In comparison with 3Q 2018, Gauteng employers report a moderate improvement of 5 percentage points, while Outlooks are 3 and 2 percentage points stronger in Western Cape and Kwazulu Natal, respectively. However, Eastern Cape employers report a considerable decline of 10 percentage points, and the Outlook for Free State is 6 percentage points weaker.
Hiring prospects strengthen in both Kwazulu Natal and Gauteng when compared with this time one year ago, increasing by 8 and 2 percentage points, respectively. Meanwhile, Eastern Cape employers report a decrease of 7 percentage points, and the Free State Outlook declines by 4 percentage points.
Job gains are forecast in nine of the 10 industry sectors during the coming quarter. The strongest labour market is anticipated in the Agriculture, Hunting, Forestry & Fishing sector, where employers report a Net Employment Outlook of +18%, and steady payroll gains are also forecast for the Wholesale & Retail Trade sector, with an Outlook of +16%. Elsewhere, Transport, Storage & Communication sector employers report moderate hiring prospects, with an Outlook of +10%, while some workforce gains are anticipated in both the Restaurants & Hotels sector and the Mining & Quarrying sector, with Outlooks of +8% and +6%, respectively. However, Construction sector employers forecast a sluggish labour market, reporting an Outlook of -7%.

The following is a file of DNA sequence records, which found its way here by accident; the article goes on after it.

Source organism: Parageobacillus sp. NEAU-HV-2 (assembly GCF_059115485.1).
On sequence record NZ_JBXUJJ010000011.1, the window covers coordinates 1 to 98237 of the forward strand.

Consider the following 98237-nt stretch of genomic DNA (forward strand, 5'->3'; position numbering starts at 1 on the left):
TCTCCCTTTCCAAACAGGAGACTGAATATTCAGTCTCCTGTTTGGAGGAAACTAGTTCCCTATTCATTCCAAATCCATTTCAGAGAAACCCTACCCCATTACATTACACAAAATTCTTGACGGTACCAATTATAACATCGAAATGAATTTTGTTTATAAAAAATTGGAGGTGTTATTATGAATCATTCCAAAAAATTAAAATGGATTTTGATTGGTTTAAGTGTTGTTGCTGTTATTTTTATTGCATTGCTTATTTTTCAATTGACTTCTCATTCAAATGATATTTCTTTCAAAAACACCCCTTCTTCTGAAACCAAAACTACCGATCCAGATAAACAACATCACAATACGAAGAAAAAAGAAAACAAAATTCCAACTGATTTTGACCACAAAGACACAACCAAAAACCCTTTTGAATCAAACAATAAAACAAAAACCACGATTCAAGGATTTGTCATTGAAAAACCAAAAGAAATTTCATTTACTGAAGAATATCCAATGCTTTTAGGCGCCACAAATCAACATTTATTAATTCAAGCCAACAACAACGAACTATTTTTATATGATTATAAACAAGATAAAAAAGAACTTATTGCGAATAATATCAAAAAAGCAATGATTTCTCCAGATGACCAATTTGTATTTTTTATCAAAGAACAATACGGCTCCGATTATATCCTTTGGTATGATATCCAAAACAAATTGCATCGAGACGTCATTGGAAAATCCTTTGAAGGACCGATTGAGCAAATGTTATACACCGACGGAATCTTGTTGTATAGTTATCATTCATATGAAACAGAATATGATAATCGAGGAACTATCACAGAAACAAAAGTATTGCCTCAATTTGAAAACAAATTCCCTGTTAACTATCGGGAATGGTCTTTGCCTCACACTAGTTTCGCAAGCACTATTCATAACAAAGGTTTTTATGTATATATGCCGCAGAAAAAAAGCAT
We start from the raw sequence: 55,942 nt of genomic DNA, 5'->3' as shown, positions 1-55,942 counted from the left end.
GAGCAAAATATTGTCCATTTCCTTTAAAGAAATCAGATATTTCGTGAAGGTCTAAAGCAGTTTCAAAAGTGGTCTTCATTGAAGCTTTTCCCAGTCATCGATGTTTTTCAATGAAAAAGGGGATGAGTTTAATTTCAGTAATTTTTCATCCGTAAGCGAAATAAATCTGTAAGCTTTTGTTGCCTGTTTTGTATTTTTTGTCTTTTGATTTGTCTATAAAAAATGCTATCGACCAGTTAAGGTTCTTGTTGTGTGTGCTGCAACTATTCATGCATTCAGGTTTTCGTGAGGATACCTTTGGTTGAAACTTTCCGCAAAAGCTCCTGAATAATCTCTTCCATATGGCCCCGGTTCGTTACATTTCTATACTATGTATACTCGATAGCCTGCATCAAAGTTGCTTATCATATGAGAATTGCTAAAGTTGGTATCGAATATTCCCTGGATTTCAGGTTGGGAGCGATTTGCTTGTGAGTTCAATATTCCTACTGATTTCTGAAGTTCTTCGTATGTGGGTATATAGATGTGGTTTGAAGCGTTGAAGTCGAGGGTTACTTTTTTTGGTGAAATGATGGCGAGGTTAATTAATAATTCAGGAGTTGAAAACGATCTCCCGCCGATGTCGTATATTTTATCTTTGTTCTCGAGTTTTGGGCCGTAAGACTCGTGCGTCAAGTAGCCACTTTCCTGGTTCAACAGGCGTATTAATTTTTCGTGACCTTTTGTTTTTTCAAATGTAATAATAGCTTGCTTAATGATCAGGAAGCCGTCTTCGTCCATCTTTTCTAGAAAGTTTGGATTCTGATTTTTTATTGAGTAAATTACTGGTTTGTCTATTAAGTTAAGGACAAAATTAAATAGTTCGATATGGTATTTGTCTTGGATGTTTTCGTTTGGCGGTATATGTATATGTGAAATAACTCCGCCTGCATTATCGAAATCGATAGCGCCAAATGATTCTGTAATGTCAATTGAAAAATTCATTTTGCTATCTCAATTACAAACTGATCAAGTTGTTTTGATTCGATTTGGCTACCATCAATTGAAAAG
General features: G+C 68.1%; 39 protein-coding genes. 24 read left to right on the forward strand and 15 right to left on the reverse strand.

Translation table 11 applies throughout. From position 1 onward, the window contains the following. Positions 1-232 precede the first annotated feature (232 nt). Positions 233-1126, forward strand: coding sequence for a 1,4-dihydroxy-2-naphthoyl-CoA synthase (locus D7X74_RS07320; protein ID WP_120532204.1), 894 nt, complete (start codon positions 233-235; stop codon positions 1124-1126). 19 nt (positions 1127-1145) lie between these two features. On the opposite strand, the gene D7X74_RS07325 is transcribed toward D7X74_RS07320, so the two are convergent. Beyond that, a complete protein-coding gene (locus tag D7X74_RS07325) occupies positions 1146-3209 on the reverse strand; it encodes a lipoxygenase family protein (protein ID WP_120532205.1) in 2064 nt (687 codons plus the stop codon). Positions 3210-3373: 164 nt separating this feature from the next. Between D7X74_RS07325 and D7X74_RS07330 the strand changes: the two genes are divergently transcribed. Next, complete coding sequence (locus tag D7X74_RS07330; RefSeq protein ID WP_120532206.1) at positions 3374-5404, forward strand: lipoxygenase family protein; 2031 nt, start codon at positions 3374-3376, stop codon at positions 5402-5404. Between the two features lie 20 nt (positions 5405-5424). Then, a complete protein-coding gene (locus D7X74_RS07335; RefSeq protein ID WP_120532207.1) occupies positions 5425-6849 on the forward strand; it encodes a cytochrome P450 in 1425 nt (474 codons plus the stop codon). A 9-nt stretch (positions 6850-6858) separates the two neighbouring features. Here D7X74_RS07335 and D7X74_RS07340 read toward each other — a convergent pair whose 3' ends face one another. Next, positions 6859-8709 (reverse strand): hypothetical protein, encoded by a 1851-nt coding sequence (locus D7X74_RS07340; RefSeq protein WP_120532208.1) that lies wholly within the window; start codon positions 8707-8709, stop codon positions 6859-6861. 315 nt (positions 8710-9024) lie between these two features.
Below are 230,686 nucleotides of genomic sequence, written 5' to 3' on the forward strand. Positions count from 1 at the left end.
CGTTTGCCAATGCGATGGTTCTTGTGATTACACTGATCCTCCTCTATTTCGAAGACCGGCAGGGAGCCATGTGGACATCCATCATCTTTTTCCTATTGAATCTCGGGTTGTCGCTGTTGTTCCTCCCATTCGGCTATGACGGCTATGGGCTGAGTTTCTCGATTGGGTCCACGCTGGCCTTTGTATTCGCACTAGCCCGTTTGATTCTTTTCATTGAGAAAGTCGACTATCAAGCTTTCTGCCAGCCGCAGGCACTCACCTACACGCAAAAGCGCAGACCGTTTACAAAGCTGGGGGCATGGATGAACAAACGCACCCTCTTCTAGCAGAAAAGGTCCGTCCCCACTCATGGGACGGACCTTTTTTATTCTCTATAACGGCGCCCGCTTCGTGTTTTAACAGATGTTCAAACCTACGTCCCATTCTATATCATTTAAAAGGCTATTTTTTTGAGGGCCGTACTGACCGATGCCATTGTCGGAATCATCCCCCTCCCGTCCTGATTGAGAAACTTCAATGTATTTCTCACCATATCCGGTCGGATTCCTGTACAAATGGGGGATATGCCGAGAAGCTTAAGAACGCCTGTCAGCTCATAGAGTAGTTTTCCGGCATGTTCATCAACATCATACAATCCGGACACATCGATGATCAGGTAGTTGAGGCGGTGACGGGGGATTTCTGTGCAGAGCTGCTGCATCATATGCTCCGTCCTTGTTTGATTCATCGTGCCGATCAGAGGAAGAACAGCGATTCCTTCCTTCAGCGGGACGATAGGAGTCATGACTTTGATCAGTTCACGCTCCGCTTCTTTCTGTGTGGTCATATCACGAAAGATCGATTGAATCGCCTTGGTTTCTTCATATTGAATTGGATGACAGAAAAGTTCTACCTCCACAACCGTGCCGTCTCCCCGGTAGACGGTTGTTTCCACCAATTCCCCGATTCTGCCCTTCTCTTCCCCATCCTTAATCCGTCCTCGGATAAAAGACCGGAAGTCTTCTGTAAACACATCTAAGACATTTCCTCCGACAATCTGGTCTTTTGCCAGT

“South Africa’s agricultural sector over the short to medium term, is now beginning to experience some growth again. It was recently reported that wine and wool exports, especially to China, have offered the sector some relief; as have an increase in international prices, which lent support to domestic pork and poultry prices,” says Van den Barselaar. “The expected growth in the Wholesale & Retail Trade sector are also typical of the last quarter of the year, as consumers begin to spend and buy more, leading up to the festive season.”
In comparison with 3Q 2018, hiring intentions strengthen in four of the 10 industry sectors. Considerable improvements of 13 and 12 percentage points are reported for the Agriculture, Hunting, Forestry & Fishing sector and the Wholesale & Retail Trade sector, respectively, while Outlooks are 3 percentage points stronger in both the Mining & Quarrying sector and the Restaurants & Hotels sector. However, employers report weaker hiring plans in four sectors, most notably with considerable declines of 10 percentage points in both the Electricity, Gas & Water sector and the Transport, Storage & Communication sector.